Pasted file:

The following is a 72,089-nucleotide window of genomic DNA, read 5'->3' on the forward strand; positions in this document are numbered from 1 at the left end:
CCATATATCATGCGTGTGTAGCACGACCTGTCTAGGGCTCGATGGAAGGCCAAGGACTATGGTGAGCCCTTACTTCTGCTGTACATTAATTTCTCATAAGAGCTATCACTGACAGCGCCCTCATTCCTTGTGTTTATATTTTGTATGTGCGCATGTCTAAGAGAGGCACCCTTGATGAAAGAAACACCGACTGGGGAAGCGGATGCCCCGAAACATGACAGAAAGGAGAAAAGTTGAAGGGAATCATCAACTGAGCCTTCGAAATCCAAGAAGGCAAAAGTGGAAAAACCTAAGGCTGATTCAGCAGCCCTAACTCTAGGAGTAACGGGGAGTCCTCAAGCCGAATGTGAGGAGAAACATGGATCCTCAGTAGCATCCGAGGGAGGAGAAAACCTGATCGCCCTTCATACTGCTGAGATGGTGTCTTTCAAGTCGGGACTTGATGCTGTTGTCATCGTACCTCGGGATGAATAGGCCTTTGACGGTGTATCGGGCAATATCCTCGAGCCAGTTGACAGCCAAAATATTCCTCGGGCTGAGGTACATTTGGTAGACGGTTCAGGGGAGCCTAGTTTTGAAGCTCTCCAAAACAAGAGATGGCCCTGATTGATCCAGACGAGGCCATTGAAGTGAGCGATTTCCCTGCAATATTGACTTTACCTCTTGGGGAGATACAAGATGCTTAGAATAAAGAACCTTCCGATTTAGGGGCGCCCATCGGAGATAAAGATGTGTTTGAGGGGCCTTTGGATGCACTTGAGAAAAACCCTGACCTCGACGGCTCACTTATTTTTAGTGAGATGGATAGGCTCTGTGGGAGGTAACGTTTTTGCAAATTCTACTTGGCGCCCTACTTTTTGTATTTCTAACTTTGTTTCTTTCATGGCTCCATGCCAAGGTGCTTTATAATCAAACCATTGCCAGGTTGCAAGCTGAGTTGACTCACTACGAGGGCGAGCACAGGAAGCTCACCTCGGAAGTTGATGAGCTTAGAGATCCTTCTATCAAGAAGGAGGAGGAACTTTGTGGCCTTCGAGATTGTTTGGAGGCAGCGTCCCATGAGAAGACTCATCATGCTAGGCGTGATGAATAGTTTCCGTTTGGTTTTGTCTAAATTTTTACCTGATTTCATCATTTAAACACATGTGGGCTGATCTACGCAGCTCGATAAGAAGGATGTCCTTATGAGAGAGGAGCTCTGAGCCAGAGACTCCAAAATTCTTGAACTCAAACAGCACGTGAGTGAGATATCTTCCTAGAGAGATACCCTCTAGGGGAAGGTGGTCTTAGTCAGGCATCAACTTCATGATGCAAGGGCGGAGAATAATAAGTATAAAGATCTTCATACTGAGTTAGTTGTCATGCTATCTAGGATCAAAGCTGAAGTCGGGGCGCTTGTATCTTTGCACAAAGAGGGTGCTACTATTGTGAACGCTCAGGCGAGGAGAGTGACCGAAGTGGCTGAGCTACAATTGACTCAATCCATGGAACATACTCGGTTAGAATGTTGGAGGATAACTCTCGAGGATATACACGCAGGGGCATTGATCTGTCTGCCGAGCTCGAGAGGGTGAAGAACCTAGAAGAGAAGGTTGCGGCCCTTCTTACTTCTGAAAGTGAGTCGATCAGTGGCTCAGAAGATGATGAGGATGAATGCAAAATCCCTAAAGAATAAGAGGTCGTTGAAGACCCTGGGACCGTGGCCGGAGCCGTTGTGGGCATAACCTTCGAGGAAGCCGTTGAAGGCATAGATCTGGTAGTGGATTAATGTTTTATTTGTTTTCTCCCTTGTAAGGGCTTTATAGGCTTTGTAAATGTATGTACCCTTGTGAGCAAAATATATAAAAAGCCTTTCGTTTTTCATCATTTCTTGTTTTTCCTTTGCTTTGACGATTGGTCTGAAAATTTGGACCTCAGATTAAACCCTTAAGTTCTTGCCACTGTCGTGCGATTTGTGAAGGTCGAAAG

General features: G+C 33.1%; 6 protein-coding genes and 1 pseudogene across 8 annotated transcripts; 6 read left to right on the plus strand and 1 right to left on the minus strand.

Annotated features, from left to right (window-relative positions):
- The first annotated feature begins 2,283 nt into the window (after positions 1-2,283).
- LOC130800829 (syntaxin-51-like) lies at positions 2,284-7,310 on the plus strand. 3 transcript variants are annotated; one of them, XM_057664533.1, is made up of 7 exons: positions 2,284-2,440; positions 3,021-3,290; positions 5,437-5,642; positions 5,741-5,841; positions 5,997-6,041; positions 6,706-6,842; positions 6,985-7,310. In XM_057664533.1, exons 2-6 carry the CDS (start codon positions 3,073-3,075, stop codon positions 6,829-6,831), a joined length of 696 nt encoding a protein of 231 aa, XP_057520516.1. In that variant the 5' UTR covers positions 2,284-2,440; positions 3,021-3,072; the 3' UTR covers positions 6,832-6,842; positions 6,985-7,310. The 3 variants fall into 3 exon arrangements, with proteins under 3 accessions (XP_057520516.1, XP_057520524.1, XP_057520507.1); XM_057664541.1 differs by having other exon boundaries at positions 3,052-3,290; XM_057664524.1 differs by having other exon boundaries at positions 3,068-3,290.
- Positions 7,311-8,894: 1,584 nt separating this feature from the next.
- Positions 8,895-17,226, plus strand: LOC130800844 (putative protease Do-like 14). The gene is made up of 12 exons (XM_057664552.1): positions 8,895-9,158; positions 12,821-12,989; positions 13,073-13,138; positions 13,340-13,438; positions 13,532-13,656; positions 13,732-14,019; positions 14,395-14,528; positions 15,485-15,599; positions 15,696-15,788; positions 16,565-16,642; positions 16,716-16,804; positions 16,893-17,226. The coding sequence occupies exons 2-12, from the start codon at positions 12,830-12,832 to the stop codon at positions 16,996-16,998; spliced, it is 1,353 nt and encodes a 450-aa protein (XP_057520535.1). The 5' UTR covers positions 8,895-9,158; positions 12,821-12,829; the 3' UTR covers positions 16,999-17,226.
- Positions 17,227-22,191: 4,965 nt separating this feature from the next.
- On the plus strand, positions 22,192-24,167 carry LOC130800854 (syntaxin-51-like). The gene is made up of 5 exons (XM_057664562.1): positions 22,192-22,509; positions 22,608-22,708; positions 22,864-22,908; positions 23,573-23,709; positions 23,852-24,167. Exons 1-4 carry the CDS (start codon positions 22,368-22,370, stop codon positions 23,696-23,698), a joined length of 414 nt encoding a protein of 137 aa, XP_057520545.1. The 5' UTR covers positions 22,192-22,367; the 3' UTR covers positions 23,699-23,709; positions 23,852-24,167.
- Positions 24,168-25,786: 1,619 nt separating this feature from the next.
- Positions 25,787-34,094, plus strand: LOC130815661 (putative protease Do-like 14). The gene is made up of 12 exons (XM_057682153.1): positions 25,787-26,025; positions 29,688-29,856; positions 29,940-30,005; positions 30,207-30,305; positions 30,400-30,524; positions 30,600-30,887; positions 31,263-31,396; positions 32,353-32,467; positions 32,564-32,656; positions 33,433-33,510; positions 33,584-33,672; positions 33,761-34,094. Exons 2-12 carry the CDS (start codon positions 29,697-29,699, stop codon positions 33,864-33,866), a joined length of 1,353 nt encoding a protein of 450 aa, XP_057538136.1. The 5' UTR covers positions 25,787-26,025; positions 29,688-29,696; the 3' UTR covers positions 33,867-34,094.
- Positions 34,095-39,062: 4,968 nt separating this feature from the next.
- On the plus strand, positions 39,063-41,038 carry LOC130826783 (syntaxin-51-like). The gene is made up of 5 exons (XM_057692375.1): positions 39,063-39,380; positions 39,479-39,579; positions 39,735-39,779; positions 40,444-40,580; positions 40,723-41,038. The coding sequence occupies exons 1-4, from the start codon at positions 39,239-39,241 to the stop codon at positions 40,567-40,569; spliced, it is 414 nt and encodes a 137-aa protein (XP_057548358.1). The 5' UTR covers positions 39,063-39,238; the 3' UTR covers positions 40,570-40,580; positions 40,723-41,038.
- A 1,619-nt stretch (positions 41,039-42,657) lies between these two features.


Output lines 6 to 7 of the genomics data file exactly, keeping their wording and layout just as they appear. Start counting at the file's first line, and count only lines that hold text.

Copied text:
- LOC130800829 (syntaxin-51-like) lies at positions 2,284-7,310 on the plus strand. 3 transcript variants are annotated; one of them, XM_057664533.1, is made up of 7 exons: positions 2,284-2,440; positions 3,021-3,290; positions 5,437-5,642; positions 5,741-5,841; positions 5,997-6,041; positions 6,706-6,842; positions 6,985-7,310. In XM_057664533.1, exons 2-6 carry the CDS (start codon positions 3,073-3,075, stop codon positions 6,829-6,831), a joined length of 696 nt encoding a protein of 231 aa, XP_057520516.1. In that variant the 5' UTR covers positions 2,284-2,440; positions 3,021-3,072; the 3' UTR covers positions 6,832-6,842; positions 6,985-7,310. The 3 variants fall into 3 exon arrangements, with proteins under 3 accessions (XP_057520516.1, XP_057520524.1, XP_057520507.1); XM_057664541.1 differs by having other exon boundaries at positions 3,052-3,290; XM_057664524.1 differs by having other exon boundaries at positions 3,068-3,290.
- Positions 7,311-8,894: 1,584 nt separating this feature from the next.